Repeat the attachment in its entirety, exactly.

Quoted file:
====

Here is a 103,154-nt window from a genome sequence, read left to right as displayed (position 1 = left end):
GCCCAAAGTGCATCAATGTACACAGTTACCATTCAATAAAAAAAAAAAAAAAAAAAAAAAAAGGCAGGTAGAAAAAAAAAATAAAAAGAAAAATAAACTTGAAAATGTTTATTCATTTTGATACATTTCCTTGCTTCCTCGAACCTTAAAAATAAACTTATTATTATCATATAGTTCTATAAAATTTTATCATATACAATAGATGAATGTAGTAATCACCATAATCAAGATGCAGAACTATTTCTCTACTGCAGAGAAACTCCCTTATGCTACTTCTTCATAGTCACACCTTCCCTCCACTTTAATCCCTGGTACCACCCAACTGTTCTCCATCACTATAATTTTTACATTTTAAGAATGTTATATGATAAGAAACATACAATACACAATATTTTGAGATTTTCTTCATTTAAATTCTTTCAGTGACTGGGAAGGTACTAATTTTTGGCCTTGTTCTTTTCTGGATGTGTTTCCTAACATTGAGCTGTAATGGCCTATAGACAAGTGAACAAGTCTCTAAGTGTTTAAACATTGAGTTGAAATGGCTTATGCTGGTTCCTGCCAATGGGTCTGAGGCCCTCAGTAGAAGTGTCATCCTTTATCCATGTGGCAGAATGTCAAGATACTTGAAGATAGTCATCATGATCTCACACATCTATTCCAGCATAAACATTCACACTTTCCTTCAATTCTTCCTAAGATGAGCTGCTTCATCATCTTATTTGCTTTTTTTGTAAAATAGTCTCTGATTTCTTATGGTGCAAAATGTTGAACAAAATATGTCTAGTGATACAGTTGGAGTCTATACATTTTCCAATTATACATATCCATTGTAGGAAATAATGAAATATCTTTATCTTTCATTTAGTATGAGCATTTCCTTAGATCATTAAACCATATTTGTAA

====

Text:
Here is a 103,154-nt window from a genome sequence, read left to right as displayed (position 1 = left end):
GCCCAAAGTGCATCAATGTACACAGTTACCATTCAATAAAAAAAAAAAAAAAAAAAAAAAAAGGCAGGTAGAAAAAAAAAATAAAAAGAAAAATAAACTTGAAAATGTTTATTCATTTTGATACATTTCCTTGCTTCCTCGAACCTTAAAAATAAACTTATTATTATCATATAGTTCTATAAAATTTTATCATATACAATAGATGAATGTAGTAATCACCATAATCAAGATGCAGAACTATTTCTCTACTGCAGAGAAACTCCCTTATGCTACTTCTTCATAGTCACACCTTCCCTCCACTTTAATCCCTGGTACCACCCAACTGTTCTCCATCACTATAATTTTTACATTTTAAGAATGTTATATGATAAGAAACATACAATACACAATATTTTGAGATTTTCTTCATTTAAATTCTTTCAGTGACTGGGAAGGTACTAATTTTTGGCCTTGTTCTTTTCTGGATGTGTTTCCTAACATTGAGCTGTAATGGCCTATAGACAAGTGAACAAGTCTCTAAGTGTTTAAACATTGAGTTGAAATGGCTTATGCTGGTTCCTGCCAATGGGTCTGAGGCCCTCAGTAGAAGTGTCATCCTTTATCCATGTGGCAGAATGTCAAGATACTTGAAGATAGTCATCATGATCTCACACATCTATTCCAGCATAAACATTCACACTTTCCTTCAATTCTTCCTAAGATGAGCTGCTTCATCATCTTATTTGCTTTTTTTGTAAAATAGTCTCTGATTTCTTATGGTGCAAAATGTTGAACAAAATATGTCTAGTGATACAGTTGGAGTCTATACATTTTCCAATTATACATATCCATTGTAGGAAATAATGAAATATCTTTATCTTTCATTTAGTATGAGCATTTCCTTAGATCATTAAACCATATTTGTAA